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He was a firm believer in the Christian religion; and at his first entrance on his civil administration, he made it known, and adhered to his purpose, that no secular business could be transacted with him, on the day set apart by Christians for the worship of the Deity. J. M. SEWALL, Portsmouth, N. H., 1799.

To Christian institutions be gave the countenance of his example.

He was a sincere believer in the Christian faith.
The General was a Christian.

Rev. J. T. KIRKLAND. Chief Justice MARSHALL. Judge BOUDINOT.

He had all the genuine mildness of Christianity, with all its force. He was neither ostentatious nor ashamed of his Christian profession.

J. SMITH, Exeter, N. H., Feb. 22, 1800.

He was a professor of Christianity.

A Christian, in faith and practice.

Rev. DEVEREUX JARRATT, Dinwiddie Co., Va., 1800.


The free cultivation of letters, the unbounded extension of commerce, the progressive refinement of manners, the growing liberality of sentiment, and, above all, the pure and benign light of Revelation, have had a meliorating influence on mankind, and increased the blessings of society.



It would ill become me to conceal the joy I have felt, in perceiving the fraternal affection which appears to increase every day among the friends of genuine religion. It affords edifying prospects, indeed, to see Christians, of every denomination, dwell together in more charity, and conduct themselves, in respect to each other, with a more Christian-like spirit, than ever they have done, in any former age, or in any other nation.



I make it my earnest prayer, that God would have the Governors, and the States over which they preside, in his holy protection; that he would incline the hearts of citizens, to cultivate a spirit of subordination and obedience to government; to entertain a brotherly affection and love for one another, for their fellow-citizens of the United States at large, and particularly for their brethren who have served in the field; and finally, that he would most graciously be pleased, to dispose us all to do justice, to love mercy, and to demean ourselves with that charity, humility, and pacific temper of mind, which were the characteristics of the Divine Author of our blessed religion, and without an humble imitation of whose

example in these things, we can never hope to be a happy nation.



While I reiterate the professions of my dependence upon Heaven, as the source of all public and private blessings, I will observe, that the general prevalence of piety, philanthropy, honesty, industry, and economy, seems, in the ordinary course of human affairs, particularly necessary for advancing and confirming the happiness of our country.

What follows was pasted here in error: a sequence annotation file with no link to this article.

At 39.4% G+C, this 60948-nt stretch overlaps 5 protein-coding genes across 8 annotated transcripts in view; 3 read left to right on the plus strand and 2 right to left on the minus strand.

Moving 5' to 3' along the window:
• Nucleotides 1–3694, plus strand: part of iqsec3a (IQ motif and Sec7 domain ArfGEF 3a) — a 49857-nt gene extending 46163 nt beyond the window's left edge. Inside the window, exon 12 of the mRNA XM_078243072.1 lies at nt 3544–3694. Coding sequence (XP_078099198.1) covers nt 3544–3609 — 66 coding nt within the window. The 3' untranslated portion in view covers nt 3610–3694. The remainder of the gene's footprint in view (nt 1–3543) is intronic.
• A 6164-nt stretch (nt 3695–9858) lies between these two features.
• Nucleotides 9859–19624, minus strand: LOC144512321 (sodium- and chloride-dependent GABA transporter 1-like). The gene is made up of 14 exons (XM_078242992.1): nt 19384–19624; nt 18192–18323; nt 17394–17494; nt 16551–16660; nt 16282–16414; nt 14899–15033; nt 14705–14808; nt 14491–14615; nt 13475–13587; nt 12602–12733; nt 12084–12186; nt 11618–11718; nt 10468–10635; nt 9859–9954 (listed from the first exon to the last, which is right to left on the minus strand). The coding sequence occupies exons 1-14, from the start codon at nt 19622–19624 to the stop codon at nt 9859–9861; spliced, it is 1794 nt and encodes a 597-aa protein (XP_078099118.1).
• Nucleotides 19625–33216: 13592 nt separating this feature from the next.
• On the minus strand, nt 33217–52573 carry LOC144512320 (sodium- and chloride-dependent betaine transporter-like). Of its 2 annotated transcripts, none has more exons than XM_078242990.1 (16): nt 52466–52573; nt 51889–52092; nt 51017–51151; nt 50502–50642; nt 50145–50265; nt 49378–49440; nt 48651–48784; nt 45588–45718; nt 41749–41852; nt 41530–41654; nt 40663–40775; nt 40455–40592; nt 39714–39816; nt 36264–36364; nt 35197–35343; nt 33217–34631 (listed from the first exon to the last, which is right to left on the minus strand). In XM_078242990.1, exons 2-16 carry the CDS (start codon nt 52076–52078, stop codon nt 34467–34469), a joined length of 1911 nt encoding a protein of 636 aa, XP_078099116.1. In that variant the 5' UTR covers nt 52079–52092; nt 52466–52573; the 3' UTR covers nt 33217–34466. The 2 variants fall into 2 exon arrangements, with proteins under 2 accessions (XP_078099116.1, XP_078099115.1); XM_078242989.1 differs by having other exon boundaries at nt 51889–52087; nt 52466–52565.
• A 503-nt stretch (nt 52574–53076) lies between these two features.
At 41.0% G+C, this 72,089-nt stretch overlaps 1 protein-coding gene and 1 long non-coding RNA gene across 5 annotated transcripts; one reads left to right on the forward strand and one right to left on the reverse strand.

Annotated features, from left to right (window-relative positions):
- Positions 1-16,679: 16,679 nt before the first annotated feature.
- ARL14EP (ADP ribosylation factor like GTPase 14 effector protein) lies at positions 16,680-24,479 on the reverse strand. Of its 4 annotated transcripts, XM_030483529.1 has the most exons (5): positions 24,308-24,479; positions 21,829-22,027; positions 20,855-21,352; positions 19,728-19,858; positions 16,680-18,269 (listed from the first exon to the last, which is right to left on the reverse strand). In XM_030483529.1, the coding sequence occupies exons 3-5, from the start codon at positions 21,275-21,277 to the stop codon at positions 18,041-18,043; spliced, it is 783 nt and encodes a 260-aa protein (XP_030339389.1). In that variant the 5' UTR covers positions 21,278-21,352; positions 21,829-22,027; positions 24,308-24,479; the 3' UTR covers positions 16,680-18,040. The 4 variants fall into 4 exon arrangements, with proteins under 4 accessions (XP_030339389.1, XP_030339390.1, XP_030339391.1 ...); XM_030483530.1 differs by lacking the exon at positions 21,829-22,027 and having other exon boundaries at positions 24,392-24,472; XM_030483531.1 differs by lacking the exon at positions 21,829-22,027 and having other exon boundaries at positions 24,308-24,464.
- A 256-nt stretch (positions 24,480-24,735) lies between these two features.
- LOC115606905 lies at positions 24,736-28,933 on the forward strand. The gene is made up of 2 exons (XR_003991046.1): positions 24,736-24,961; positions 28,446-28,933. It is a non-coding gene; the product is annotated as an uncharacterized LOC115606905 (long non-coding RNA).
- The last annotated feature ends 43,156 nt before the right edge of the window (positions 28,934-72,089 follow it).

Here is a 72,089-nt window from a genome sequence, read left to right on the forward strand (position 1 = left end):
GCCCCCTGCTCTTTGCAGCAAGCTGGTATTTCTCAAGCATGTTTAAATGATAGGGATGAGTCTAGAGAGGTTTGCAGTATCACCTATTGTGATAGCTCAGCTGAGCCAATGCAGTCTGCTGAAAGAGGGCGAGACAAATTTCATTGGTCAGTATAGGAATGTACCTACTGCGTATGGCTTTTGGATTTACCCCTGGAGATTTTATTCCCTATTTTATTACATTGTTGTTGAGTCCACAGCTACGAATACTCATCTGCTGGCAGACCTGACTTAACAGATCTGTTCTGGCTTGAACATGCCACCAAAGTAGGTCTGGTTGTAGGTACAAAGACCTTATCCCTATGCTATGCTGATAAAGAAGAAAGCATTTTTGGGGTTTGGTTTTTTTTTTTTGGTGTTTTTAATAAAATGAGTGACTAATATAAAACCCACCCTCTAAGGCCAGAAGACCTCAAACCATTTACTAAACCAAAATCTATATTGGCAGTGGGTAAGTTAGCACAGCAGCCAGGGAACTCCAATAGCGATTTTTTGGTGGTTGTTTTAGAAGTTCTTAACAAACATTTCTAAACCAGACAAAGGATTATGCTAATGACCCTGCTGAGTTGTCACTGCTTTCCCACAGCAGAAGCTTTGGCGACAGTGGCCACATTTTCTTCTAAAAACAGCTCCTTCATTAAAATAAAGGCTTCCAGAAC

While all men within our territories are protected, in worshipping the Deity according to the dictates of their consciences, it is rationally to be expected from them, in return, that they will all be emulous of evincing the sanctity of their professions, by the innocence of their lives, and the beneficence of their actions; for no man who is profligate in his morals, or a bad member of the civil community, can possibly be a TRUE CHRISTIAN, or a credit to his own religious society.


Your love of liberty, your respect for the laws, your habits of industry, and your practice of the moral and religious obligations, are the strongest claims to national and individual happiness.


The General hopes and trusts, that every officer

and man will endeavor to live and act, as becomes a CHRISTIAN SOLDIER, defending the dearest rights and liberties of his country.



Christianity, in the United States, is clothed in its primitive, independent, democratic character. There it preaches, as well as furnishes an example of, equality and human fraternity. Its maintenance is not the work of a privileged caste, or of powerful individuals. It is a tie that binds together all classes of society.

It is my belief, that, in periods remarkable for the prevalence of democratic principles, men should devote their utmost attention to Christianity.

All profess the same religion, the same faith, and entertain the same convictions, though they adopt different vestments, if I may thus express myself when speaking of various sects which seem merely like so many branches borne by the tree of the Christian religion. M. POUSSIN, Minister of France to the United States.


Government being, among other purposes, instituted to protect the persons and CONSCIENCES of men from oppression, it certainly is the duty of rulers, not only to abstain from it themselves, but, according to their stations, to prevent it in others.

If I could have entertained the slightest apprehension, that the Constitution, framed in the convention where I had the honor to preside, might possibly

endanger the religious rights of any ecclesiastical society, certainly I would never have placed my signature to it.

If I could conceive, that the General Government might ever be so administered, as to render the liberty of conscience insecure, no one would be more zealous than myself, to establish effectual barriers against the horrors of spiritual tyranny, and every species of religious persecution.


Being no bigot myself, to any mode of worship, I am disposed to indulge the professors of Christianity in the Church, with that road to heaven, which to them shall seem the most direct, plainest, easiest, and least liable to exception.


As mankind become more liberal, they will be more apt to allow, that all those who conduct themselves as worthy members of the community, are equally entitled to the protection of civil government.

I hope ever to see America among the foremost nations, in examples of justice and liberality.

I trust, the people of every denomination, who demean themselves as good citizens, will have occasion

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